Linda, according to the movie, believes so strongly in Cole's talent that she goads him into returning to New York and taking a crack at Broadway. In real life, success was not instant, but the movie tells it differently by cutting to his first hit, "Let's Do It, Let's Fall in Love" from "Paris" in 1928.
While looking nothing like Porter, Kline sublimely suggests the rakish spirit of a man who pursued the high life with zeal. While the life of the many parties he enjoyed, he keeps the world at arm's length with a quip and a song. Cole comes off as a shallow, self-absorbed gay blade, careless in his relationships, including with his wife, even though he is keenly aware of her influence on his career.
Linda is harder to read. Judd personifies an early 20th century beauty who uses grace and charm to hide a lot. She is Cole's muse, coach and promoter -- everything, in fact, but his lover. She accepts this reality, but the movie is vague about why. The two love each other, without passion but in every other way.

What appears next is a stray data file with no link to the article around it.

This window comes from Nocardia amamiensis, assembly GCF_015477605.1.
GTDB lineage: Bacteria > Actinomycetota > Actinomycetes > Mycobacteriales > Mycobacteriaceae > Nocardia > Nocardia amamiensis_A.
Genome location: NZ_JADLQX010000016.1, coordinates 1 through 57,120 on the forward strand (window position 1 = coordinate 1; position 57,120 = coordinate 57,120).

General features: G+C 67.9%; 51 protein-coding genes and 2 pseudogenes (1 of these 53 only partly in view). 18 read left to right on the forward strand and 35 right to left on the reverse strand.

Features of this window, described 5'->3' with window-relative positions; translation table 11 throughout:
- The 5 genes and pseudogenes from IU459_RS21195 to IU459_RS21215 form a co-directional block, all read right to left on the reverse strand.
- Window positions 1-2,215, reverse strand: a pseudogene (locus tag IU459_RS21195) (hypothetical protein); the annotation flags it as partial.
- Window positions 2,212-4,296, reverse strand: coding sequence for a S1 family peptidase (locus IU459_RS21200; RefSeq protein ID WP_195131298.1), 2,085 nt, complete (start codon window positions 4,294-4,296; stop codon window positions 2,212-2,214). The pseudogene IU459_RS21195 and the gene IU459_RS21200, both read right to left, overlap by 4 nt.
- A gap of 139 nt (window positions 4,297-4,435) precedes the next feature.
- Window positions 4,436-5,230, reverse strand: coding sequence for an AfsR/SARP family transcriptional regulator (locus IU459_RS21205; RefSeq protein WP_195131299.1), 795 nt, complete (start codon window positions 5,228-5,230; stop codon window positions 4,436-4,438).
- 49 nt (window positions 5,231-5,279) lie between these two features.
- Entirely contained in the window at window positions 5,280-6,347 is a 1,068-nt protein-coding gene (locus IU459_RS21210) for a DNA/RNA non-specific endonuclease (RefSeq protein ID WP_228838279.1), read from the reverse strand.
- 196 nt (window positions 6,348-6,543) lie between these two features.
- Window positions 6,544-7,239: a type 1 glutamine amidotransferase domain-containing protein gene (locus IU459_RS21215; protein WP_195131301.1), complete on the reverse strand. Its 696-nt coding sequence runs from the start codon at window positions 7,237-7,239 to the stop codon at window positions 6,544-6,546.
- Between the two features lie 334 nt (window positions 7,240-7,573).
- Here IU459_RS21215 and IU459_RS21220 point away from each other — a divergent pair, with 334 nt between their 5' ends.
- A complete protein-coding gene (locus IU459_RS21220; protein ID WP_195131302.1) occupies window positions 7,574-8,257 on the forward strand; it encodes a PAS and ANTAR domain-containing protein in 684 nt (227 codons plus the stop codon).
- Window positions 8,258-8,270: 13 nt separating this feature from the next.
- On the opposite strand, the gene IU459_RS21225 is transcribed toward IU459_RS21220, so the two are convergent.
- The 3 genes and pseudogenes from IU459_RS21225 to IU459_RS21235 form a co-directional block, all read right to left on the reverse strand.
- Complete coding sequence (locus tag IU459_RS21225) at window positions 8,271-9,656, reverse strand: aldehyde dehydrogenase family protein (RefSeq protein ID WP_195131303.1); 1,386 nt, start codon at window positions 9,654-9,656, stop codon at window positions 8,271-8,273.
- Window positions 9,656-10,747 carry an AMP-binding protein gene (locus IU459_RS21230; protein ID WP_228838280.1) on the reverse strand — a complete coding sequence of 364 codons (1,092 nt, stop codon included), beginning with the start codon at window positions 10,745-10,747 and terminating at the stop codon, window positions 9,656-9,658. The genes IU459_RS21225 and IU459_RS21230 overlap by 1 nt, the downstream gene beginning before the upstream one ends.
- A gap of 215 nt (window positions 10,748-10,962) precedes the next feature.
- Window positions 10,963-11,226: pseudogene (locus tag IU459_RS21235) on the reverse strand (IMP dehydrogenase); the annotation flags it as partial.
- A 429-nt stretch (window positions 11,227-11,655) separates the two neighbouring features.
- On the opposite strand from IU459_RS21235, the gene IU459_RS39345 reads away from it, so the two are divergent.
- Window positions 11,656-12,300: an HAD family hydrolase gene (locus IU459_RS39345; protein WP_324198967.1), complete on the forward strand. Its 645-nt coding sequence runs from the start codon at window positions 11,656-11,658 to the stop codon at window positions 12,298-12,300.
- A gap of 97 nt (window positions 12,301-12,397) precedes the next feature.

Both free spirits are cruelly felled by catastrophic illness. A horse riding accident crushes Cole's legs in 1937, leading to excruciating pain and many operations for the rest of his life. Linda (as does Cole) smokes incessantly, giving herself the emphysema that leads to her death in 1954. His career essentially ends then, though he continues living until 1964.
The movie is cheerfully skin deep. The seeming nonchalance of Porter's music seduces Winkler into depicting its composition as a thing knocked off before evening cocktails. In only one instance does Cole illustrate the methodology of his songwriting, when he coaches a Broadway singer on how to sing "Night and Day" as a song about "obsession." The film could have used more of this kind of insight.